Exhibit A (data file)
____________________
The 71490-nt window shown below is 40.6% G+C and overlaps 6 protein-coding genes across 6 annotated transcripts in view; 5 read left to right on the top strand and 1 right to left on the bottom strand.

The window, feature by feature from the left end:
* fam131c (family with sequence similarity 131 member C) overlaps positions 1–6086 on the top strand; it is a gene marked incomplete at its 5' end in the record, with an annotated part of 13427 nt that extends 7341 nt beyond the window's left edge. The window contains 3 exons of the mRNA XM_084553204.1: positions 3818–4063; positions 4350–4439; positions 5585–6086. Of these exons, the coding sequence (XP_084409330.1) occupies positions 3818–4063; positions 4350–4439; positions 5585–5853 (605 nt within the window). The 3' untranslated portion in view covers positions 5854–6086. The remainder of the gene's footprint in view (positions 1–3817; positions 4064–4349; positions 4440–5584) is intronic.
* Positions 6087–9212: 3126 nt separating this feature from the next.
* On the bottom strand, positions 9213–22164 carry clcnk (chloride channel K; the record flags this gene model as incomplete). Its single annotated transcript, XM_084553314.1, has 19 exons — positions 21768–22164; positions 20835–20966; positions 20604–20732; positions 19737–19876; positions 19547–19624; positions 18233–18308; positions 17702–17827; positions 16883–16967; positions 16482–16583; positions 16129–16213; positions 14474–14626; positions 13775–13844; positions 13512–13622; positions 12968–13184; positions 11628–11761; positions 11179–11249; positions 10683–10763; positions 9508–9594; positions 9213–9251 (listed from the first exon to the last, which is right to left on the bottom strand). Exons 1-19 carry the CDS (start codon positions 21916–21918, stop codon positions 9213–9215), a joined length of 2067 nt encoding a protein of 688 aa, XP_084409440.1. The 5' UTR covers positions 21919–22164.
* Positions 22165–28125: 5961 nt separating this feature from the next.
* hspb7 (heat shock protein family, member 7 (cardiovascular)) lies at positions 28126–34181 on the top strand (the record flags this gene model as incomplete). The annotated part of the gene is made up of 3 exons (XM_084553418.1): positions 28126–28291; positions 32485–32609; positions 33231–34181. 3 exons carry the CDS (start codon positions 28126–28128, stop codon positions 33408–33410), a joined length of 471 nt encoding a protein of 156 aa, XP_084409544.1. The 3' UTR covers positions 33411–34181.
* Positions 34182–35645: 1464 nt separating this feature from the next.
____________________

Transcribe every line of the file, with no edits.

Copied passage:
The 71490-nt window shown below is 40.6% G+C and overlaps 6 protein-coding genes across 6 annotated transcripts in view; 5 read left to right on the top strand and 1 right to left on the bottom strand.

The window, feature by feature from the left end:
* fam131c (family with sequence similarity 131 member C) overlaps positions 1–6086 on the top strand; it is a gene marked incomplete at its 5' end in the record, with an annotated part of 13427 nt that extends 7341 nt beyond the window's left edge. The window contains 3 exons of the mRNA XM_084553204.1: positions 3818–4063; positions 4350–4439; positions 5585–6086. Of these exons, the coding sequence (XP_084409330.1) occupies positions 3818–4063; positions 4350–4439; positions 5585–5853 (605 nt within the window). The 3' untranslated portion in view covers positions 5854–6086. The remainder of the gene's footprint in view (positions 1–3817; positions 4064–4349; positions 4440–5584) is intronic.
* Positions 6087–9212: 3126 nt separating this feature from the next.
* On the bottom strand, positions 9213–22164 carry clcnk (chloride channel K; the record flags this gene model as incomplete). Its single annotated transcript, XM_084553314.1, has 19 exons — positions 21768–22164; positions 20835–20966; positions 20604–20732; positions 19737–19876; positions 19547–19624; positions 18233–18308; positions 17702–17827; positions 16883–16967; positions 16482–16583; positions 16129–16213; positions 14474–14626; positions 13775–13844; positions 13512–13622; positions 12968–13184; positions 11628–11761; positions 11179–11249; positions 10683–10763; positions 9508–9594; positions 9213–9251 (listed from the first exon to the last, which is right to left on the bottom strand). Exons 1-19 carry the CDS (start codon positions 21916–21918, stop codon positions 9213–9215), a joined length of 2067 nt encoding a protein of 688 aa, XP_084409440.1. The 5' UTR covers positions 21919–22164.
* Positions 22165–28125: 5961 nt separating this feature from the next.
* hspb7 (heat shock protein family, member 7 (cardiovascular)) lies at positions 28126–34181 on the top strand (the record flags this gene model as incomplete). The annotated part of the gene is made up of 3 exons (XM_084553418.1): positions 28126–28291; positions 32485–32609; positions 33231–34181. 3 exons carry the CDS (start codon positions 28126–28128, stop codon positions 33408–33410), a joined length of 471 nt encoding a protein of 156 aa, XP_084409544.1. The 3' UTR covers positions 33411–34181.
* Positions 34182–35645: 1464 nt separating this feature from the next.